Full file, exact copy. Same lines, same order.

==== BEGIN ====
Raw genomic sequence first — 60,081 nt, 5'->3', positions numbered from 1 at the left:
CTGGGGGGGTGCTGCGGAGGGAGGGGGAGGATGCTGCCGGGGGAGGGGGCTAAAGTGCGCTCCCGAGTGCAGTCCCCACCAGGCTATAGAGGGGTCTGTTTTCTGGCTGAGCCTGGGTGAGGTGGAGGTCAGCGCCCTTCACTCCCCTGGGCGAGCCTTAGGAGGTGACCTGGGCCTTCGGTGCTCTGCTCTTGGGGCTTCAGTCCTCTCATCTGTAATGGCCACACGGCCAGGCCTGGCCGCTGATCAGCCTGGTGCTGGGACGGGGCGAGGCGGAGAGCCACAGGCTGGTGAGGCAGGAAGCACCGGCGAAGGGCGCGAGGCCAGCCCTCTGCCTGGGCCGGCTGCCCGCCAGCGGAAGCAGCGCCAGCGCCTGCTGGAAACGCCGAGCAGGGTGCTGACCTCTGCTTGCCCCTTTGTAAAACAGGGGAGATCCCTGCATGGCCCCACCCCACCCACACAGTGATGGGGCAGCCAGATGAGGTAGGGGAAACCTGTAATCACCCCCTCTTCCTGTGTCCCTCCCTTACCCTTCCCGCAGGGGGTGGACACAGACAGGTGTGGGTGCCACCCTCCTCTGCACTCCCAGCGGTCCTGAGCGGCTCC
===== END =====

Raw genomic sequence first — 60,081 nt, 5'->3', positions numbered from 1 at the left:
CTGGGGGGGTGCTGCGGAGGGAGGGGGAGGATGCTGCCGGGGGAGGGGGCTAAAGTGCGCTCCCGAGTGCAGTCCCCACCAGGCTATAGAGGGGTCTGTTTTCTGGCTGAGCCTGGGTGAGGTGGAGGTCAGCGCCCTTCACTCCCCTGGGCGAGCCTTAGGAGGTGACCTGGGCCTTCGGTGCTCTGCTCTTGGGGCTTCAGTCCTCTCATCTGTAATGGCCACACGGCCAGGCCTGGCCGCTGATCAGCCTGGTGCTGGGACGGGGCGAGGCGGAGAGCCACAGGCTGGTGAGGCAGGAAGCACCGGCGAAGGGCGCGAGGCCAGCCCTCTGCCTGGGCCGGCTGCCCGCCAGCGGAAGCAGCGCCAGCGCCTGCTGGAAACGCCGAGCAGGGTGCTGACCTCTGCTTGCCCCTTTGTAAAACAGGGGAGATCCCTGCATGGCCCCACCCCACCCACACAGTGATGGGGCAGCCAGATGAGGTAGGGGAAACCTGTAATCACCCCCTCTTCCTGTGTCCCTCCCTTACCCTTCCCGCAGGGGGTGGACACAGACAGGTGTGGGTGCCACCCTCCTCTGCACTCCCAGCGGTCCTGAGCGGCTCC